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Renewed growth in Welsh output as demand conditions strengthen

Fractional rise in business activity amid fresh increase in new orders

Welsh flag (Adobe Stock)

The headline NatWest Wales PMI® Business Activity Index – a seasonally adjusted index that measures the month-on-month change in the combined output of the region’s manufacturing and service sectors – rose from 47.5 in February to 50.3 in March, to signal a renewed expansion in output at Welsh businesses. Although only fractional and well below the UK average, the rise in activity was the first since August last year. Anecdotal evidence suggested that stronger demand conditions and a return to growth in new orders drove the latest upturn in business activity.

Welsh private sector businesses signalled a renewed rise in new orders at the end of the first quarter, thereby ending a nine-month sequence of decline. The expansion was solid overall and the fastest in a year, with firms linking growth to stronger customer confidence and improved demand conditions.

Of the 12 monitored UK areas, only London and Northern Ireland posted stronger upturns in new business.

Output expectations among Welsh businesses remained upbeat with regards to the year-ahead outlook in March. Confidence was reportedly underpinned by new product launches, the commencement of new projects and hopes of stronger demand conditions.

The degree of optimism slipped from February’s recent high and was lower than the UK average. Nonetheless, it remained elevated in the context of the series history.

March data indicated a renewed increase in workforce numbers at Welsh firms, thereby ending a seven-month sequence of job shedding. The rise in employment was marginal overall, but the second-fastest in almost a year-and-a-half. Job creation was attributed to greater new order inflows and efforts to expand capacity. The pace of employment growth was quicker than the UK average.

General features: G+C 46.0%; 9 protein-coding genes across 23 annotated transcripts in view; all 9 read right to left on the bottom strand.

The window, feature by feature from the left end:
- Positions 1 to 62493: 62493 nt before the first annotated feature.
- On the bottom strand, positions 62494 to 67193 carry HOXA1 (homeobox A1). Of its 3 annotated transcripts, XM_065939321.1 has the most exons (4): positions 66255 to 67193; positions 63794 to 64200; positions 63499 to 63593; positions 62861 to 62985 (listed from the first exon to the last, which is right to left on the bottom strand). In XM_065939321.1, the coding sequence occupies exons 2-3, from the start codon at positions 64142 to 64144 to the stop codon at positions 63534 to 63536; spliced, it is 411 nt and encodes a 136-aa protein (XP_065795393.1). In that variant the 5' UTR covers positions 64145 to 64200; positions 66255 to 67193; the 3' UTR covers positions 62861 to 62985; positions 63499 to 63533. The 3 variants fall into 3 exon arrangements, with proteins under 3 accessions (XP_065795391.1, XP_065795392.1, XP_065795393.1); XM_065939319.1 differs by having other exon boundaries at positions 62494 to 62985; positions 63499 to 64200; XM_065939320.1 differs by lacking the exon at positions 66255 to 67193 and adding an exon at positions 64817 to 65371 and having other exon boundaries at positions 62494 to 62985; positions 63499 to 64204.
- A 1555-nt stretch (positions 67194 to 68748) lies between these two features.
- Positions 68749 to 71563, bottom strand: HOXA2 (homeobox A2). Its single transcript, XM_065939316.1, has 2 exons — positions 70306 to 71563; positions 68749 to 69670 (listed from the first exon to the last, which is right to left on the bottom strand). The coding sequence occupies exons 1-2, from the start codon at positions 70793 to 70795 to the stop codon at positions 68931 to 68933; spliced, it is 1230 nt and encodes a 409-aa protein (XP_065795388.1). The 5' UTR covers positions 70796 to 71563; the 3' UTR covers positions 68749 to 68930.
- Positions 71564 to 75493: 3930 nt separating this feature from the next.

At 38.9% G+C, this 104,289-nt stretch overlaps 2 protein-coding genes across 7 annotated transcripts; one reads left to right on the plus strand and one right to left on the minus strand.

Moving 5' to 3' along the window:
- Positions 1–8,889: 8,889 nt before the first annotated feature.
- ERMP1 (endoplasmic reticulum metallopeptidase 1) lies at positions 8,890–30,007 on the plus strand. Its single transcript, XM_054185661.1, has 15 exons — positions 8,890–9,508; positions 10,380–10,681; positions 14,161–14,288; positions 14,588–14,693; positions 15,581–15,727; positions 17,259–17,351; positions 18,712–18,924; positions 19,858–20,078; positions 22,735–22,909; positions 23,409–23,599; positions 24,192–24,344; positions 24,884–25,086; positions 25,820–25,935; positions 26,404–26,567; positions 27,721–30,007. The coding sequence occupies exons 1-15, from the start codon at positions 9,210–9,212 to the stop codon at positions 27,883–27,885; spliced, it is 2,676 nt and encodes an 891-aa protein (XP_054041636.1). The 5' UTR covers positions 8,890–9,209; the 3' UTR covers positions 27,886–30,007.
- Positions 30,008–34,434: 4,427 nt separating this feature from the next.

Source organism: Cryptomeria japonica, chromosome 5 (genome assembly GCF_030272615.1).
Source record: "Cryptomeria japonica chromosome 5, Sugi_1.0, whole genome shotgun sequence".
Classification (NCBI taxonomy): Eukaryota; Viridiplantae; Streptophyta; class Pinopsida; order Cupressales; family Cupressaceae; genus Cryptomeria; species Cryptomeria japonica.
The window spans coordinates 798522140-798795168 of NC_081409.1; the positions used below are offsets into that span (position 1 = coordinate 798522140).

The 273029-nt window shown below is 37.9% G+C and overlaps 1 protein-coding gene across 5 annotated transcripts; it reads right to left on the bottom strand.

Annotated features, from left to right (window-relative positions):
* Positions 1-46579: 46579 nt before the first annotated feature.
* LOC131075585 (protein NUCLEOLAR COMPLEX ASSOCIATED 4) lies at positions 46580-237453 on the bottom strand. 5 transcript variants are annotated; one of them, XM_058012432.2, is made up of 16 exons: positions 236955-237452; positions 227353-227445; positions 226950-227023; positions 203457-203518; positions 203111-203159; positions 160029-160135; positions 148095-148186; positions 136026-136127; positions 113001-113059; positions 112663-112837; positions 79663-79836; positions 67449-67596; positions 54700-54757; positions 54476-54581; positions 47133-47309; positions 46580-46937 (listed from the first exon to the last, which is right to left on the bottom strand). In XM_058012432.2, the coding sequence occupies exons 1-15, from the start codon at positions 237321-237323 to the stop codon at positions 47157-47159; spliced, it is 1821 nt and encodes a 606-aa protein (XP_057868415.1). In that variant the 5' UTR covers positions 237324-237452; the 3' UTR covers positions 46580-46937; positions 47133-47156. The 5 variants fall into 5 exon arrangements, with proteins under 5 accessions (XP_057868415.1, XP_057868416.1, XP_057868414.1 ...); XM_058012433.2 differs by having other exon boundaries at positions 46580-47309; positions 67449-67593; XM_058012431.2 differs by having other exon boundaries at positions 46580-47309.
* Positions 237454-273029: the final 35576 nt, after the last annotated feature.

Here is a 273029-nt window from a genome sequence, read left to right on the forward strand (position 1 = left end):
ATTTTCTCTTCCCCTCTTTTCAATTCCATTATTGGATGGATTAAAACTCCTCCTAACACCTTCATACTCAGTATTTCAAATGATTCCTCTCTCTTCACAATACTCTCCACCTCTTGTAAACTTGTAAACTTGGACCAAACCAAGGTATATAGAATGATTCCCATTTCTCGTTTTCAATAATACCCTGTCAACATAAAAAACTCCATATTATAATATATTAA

Outstanding business at Welsh private sector firms continued to decrease in March, thereby extending the current sequence of contraction that began in May 2022. Lower backlogs of work were linked to sufficient capacity to process incoming business. That said, the pace of decline softened to the slowest since December 2022 amid a renewed rise in new orders.

Nonetheless, Welsh firms saw one of the quickest depletions of incomplete business of the 12 monitored UK areas.

Average input prices increased at a marked pace during March, albeit with the pace of inflation softening to the slowest in 2024 so far. Higher input prices were reportedly due to increased raw material, fuel and wage costs. At the same time, greater transportation fees due to disruption to Red Sea shipping routes also pushed up operating expenses.

The rate of cost inflation was weaker than the long-run series average, with Welsh firms recording the slowest uptick in input prices of the 12 monitored UK areas.

Welsh businesses recorded a further sharp rise in output charges during March. The pace of inflation quickened slightly from February and was the steepest since June last year. Buoyed by stronger demand conditions, firms were better able to pass through higher costs to customers. With the exception of London, Welsh firms registered the quickest rise in selling prices across the UK.

Jessica Shipman, Chair, NatWest Cymru Regional Board, commented:

“Welsh firms signalled a stronger end to the opening quarter of the year, as output and new orders returned to growth following improved demand conditions. This therefore ended a nine-month sequence of a subdued sales environment, with new business rising at the sharpest pace in a year. Subsequently, firms sought to expand capacity, hiring new workers for the first time since last July. Backlogs fell at the slowest pace since December 2022 amid signs of pressure on capacity.

“Inflationary pressures remained elevated in March. Costs rose at a slower pace, but one that was still marked as transportation fees increased following disruption to Red Sea shipping routes. Selling prices increased at a faster rate, however, as firms were better able to pass through higher costs amid stronger demand conditions.”